In summary, the research showed that four elk management zones have above 85 percent or better survival, with harvest the primary cause of mortality, and low or medium wolf density. Three zones have 83 to 87 percent survival, with predation the primary cause of mortality, and high wolf density. Two zones have below 82 percent survival, with wolf predation the primary cause of mortality, but one has high wolf density and one very high density.

In the Lolo Elk Management Zone in the Clearwater Region, however, predation, including that by wolves, is responsible for most of the deaths of adult female elk and more than half of the deaths of six-month-old calves. Female elk survival is 75 percent, while normal is 85 to 95 percent, and calf survival from December through the following June is about 73 percent - normal is about 90 percent or better survival.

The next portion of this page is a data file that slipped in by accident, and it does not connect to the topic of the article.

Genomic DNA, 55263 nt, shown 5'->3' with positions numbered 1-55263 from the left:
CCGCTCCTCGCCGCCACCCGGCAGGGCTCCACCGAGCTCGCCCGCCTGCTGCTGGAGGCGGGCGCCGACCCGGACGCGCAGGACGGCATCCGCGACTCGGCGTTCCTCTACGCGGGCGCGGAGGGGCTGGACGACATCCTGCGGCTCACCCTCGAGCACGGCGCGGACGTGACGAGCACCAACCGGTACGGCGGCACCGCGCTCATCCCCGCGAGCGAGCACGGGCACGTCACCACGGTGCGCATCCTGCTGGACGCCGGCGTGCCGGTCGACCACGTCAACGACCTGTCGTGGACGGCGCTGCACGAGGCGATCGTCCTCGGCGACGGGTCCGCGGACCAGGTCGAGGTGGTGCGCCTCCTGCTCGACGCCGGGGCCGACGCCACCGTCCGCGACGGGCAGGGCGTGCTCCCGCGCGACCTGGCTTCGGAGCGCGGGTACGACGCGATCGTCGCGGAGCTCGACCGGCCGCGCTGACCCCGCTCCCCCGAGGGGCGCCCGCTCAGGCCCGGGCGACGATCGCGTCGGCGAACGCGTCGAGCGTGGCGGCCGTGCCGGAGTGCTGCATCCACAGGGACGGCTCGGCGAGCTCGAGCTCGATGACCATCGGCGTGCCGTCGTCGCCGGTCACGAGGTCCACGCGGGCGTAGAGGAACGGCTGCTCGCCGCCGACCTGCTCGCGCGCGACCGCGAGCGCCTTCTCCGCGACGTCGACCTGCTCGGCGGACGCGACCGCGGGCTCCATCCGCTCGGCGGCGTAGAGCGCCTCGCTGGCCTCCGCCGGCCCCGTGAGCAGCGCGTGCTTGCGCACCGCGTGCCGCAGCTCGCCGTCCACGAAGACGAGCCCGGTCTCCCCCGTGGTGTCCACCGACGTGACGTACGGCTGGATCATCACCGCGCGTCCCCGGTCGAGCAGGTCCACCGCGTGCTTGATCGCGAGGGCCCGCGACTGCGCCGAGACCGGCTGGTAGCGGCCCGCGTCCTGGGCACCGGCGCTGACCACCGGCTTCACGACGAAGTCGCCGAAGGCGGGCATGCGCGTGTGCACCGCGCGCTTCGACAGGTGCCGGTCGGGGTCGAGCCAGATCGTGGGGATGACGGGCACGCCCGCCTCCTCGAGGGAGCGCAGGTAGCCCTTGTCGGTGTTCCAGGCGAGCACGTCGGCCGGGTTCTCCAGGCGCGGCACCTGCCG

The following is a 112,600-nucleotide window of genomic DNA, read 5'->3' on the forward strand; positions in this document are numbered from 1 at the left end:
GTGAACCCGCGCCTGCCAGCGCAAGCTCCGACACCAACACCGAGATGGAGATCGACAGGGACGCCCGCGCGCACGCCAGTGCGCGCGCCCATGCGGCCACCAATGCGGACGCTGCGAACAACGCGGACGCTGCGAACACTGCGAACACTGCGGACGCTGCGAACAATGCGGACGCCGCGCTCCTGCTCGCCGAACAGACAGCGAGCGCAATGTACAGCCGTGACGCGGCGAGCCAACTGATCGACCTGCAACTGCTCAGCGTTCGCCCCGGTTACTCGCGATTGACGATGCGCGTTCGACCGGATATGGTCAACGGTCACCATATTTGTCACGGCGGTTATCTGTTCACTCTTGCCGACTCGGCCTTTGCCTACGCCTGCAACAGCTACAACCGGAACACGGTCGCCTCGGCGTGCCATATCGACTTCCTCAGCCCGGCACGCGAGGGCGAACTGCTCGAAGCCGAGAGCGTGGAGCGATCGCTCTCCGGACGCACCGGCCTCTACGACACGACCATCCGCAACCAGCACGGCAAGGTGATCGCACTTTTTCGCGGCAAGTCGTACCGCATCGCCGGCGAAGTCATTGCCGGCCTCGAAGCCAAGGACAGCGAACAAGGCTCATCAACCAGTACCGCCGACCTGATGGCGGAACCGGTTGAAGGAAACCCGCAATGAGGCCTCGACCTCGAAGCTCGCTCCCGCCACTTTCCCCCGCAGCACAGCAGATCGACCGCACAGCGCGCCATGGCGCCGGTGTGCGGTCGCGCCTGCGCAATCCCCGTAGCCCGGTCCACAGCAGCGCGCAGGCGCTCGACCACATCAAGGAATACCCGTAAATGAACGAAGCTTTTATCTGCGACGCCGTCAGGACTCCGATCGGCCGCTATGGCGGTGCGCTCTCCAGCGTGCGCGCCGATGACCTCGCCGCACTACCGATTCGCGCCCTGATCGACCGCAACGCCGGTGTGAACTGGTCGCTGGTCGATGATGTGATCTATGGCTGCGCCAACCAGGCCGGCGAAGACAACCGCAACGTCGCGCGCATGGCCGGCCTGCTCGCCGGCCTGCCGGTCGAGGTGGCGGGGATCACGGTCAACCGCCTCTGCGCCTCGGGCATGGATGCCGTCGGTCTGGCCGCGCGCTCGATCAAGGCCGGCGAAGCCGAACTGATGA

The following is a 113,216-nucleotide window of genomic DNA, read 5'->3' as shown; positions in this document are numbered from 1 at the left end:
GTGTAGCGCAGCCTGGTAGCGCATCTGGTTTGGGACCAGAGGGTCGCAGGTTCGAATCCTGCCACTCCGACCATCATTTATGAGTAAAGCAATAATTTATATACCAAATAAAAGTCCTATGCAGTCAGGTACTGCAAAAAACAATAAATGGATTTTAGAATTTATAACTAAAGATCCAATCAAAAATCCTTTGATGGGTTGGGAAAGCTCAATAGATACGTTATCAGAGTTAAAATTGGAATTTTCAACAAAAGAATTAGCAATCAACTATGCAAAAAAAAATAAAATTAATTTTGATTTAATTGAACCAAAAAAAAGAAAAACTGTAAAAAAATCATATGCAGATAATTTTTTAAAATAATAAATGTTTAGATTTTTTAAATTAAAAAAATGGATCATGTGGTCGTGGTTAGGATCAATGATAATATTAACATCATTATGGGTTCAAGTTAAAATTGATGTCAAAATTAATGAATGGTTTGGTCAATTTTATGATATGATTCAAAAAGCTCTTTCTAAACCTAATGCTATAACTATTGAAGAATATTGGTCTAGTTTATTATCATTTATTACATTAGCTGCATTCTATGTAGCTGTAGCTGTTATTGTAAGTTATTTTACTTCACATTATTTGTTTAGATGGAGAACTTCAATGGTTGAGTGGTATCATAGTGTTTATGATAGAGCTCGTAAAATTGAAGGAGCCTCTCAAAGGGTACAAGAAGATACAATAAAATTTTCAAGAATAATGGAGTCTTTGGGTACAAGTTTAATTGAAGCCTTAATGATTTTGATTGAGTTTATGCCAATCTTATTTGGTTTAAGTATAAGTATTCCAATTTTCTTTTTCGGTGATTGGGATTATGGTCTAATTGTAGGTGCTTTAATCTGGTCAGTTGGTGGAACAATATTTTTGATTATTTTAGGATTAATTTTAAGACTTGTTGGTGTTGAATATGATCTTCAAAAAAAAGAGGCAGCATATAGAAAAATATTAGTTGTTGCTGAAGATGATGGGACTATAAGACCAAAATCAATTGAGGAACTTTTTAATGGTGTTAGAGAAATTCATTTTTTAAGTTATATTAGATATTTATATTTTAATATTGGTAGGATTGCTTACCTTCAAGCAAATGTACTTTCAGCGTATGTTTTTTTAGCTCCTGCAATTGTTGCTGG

An overview of the results now is available on the Fish and Game Web site at: http://fishandgame.idaho.gov/cms/wildlife/manage_issues/ung/elkupdate.cfm.

The ongoing deer and elk survival research project began in January 2005, when Fish and Game biologists captured and put radio collars on more than 400 elk, more than 450 deer and 35 moose to learn how they live and how they die. More animals have been captured and collared since then for a total of more than 670 elk by 2008.

The goal is to learn how changing habitats and expanding wolf populations affect big game animals.

Horsethief Reservoir Seeks Summer Host